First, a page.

>> flag missing resources should be used (e.g.
>> /interfaces/interface/oper-status=not-present) This sounds like a useful
>> contract providing the value of a standard the alternative does not.
> As said above, it is impossible to report valid operational state if
> the operational state is not valid according to the models.
>
>> 2. Even with the change in 1. I do not see the removal of intended
>> configuration nodes from operational as a solution worth implementing on our
>> servers. I do not see a real world plug-and-play scenario that can be
>> automatically solved without specific additions to the models e.g.
>> /interfaces/interface/oper-status=not-present is oversimplified solution but
>> it needs to be extended exactly as much as the solution provided by the
>> removal of config true; nodes without the sacrifice of YANG validity of
>> operational.
> Your thinking is likely wrong. <operational> reports the operational
> state. It may have little in common with <intended>. Trying to derive
> operational from intended is likely a not well working approach.
The proposal for this solution ("derive operational from intended" e.g. 
merge /interfaces-state in /interfaces) comes from the revised 
datastores draft not me.

By definition config true; data represents intent. Reusing the model of 
a config true; data to represent state absent of intent (e.g. 
/interfaces/interface with origin="or:system") is a hack. The hack works 
fine without compromising the conformance of operational to the YANG 
model as long as certain conditions are met. I am pointing out that one 
of the conditions is to keep all of the intended configuration data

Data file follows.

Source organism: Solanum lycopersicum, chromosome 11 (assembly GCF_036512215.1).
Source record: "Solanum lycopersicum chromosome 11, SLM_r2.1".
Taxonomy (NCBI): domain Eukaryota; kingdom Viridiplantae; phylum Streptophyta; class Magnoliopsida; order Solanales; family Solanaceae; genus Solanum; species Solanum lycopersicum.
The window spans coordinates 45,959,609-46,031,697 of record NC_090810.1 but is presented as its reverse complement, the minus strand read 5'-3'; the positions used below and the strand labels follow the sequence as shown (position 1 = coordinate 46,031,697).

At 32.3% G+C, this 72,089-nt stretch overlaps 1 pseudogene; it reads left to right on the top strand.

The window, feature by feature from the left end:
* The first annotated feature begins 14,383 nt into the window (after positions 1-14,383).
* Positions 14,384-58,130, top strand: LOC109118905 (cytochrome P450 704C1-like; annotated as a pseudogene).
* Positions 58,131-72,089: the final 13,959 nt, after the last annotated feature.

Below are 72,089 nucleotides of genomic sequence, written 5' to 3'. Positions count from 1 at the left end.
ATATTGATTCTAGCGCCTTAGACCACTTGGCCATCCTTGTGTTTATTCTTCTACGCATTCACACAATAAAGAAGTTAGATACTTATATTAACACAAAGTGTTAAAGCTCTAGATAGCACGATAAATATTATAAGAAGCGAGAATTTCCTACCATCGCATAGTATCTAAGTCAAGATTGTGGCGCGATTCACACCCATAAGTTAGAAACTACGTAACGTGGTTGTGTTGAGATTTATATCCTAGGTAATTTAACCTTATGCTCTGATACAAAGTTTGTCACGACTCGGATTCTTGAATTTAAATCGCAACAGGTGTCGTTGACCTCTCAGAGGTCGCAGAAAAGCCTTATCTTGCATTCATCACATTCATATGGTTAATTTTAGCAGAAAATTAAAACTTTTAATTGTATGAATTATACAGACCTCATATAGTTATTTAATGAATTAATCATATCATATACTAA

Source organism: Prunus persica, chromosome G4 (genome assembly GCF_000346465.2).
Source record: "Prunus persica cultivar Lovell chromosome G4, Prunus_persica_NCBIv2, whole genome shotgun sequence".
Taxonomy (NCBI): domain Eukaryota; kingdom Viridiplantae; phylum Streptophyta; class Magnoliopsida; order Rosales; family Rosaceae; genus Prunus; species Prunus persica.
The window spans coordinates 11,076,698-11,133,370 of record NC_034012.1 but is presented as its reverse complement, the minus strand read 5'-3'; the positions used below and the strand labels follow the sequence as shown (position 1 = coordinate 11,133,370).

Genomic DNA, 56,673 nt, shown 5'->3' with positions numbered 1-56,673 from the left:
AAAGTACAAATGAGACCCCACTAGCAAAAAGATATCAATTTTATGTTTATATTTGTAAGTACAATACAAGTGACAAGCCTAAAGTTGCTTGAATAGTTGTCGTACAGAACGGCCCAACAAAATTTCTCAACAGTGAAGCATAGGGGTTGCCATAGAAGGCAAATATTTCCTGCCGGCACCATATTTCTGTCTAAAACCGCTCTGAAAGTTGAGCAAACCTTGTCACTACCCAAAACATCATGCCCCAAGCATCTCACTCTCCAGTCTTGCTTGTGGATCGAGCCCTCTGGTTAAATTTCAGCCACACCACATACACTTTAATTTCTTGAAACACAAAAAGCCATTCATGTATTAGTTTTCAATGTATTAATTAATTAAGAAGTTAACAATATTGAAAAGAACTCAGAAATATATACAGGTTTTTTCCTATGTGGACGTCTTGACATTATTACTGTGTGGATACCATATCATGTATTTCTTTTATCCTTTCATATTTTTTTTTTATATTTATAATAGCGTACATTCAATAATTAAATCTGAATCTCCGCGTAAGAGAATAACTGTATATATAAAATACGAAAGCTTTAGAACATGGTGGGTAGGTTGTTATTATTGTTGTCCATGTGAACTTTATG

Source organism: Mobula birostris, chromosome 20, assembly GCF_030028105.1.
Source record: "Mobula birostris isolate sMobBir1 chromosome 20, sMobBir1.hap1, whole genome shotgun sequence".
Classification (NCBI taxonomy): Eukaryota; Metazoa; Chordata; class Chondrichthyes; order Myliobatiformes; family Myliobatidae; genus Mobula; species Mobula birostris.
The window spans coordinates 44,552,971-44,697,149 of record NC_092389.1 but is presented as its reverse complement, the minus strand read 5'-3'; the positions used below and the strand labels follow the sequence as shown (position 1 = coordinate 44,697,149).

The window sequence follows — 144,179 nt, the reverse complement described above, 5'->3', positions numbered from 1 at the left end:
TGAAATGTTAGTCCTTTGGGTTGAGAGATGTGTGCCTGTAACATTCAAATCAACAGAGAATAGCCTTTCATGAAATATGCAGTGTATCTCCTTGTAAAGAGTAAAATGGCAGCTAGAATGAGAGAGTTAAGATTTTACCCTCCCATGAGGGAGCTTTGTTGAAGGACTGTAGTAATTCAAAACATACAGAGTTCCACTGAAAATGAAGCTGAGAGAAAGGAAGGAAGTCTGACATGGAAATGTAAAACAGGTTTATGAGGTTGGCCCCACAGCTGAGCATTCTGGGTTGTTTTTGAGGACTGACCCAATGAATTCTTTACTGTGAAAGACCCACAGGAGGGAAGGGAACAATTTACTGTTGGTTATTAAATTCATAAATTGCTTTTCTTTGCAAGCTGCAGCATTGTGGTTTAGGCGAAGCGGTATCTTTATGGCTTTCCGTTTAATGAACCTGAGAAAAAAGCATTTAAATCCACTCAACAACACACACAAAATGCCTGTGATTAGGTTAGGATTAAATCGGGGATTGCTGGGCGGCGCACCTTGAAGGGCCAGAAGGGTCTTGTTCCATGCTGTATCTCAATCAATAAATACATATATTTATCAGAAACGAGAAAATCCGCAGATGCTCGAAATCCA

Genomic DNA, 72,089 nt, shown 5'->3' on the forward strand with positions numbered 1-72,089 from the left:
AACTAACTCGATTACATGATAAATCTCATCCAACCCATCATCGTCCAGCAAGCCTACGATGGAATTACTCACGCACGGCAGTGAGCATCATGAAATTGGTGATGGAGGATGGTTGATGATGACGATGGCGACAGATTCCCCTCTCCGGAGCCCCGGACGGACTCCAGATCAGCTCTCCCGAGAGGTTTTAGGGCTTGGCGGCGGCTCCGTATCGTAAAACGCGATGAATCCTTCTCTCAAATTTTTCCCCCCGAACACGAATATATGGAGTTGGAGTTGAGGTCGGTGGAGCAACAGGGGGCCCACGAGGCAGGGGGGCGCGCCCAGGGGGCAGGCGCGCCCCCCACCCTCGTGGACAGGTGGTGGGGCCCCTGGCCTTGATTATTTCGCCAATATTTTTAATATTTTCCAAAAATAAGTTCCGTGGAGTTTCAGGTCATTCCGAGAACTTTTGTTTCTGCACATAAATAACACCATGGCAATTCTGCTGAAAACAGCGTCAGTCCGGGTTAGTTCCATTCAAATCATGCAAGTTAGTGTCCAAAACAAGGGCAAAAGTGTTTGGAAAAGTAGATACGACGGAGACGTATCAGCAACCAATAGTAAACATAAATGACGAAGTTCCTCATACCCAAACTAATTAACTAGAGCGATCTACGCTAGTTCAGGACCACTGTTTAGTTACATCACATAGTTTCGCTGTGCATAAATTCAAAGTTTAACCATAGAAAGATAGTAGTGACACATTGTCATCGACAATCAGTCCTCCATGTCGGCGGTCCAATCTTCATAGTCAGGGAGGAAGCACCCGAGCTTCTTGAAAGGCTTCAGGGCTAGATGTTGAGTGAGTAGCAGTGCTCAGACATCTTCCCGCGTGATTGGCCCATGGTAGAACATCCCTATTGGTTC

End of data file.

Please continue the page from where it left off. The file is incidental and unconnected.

present in 'operational' and handle missing resources with conventional 
means e.g. /interfaces/interface/oper-status=not-present instead of 
adding the straw that breaks the camel's back.

>> 3. Solutions like /interfaces/interface/admin-state stop working. With the
>> interface removed you can no longer figure if the if-mib has or does not
>> have the interface enabled so an operator has to use SNMP or wait for a
>> replacement line card to be connected to figure this bit of information.
> At least on my boxes, if I remove a line card, the interface also
> disappears in SNMP tables. Stuff that is operationally not present is
> simply operationally not present.
>
>> My
>> interpretation of the MAY as requirement level in sec. 5.3. The Operational
>> State Datastore (<operational>) is that plug-and-play solutions can be
>> implemented without this limited approach that has the same problem as the
>> pre-NMDA only now we have to have /interfaces-state to keep config false;
>> data relevant to hardware that is configured but not present:
>>
>>     configuration data nodes supported in a configuration datastore
>>     MAY be omitted from <operational> if a server is not able to
>>     accurately report them.
>>
>> I realize this discussion comes late. I have stated my objections to this
>> particular part of the NMDA draft earlier.
> I believe there is a conceptual misunderstanding. I think there never
> was a requirement that a server reports the state of hardware that is
> not present.
"Data relevant to hardware that is configured but not present" is 
different from "state of hardware that is not present". For example 
information indicating when the line card became unavailable, what was 
the reason, or other information like how many packets that had this 
interface as egress destination are being dropped as a result of the 
removal.

Vladimir

>
> /js
>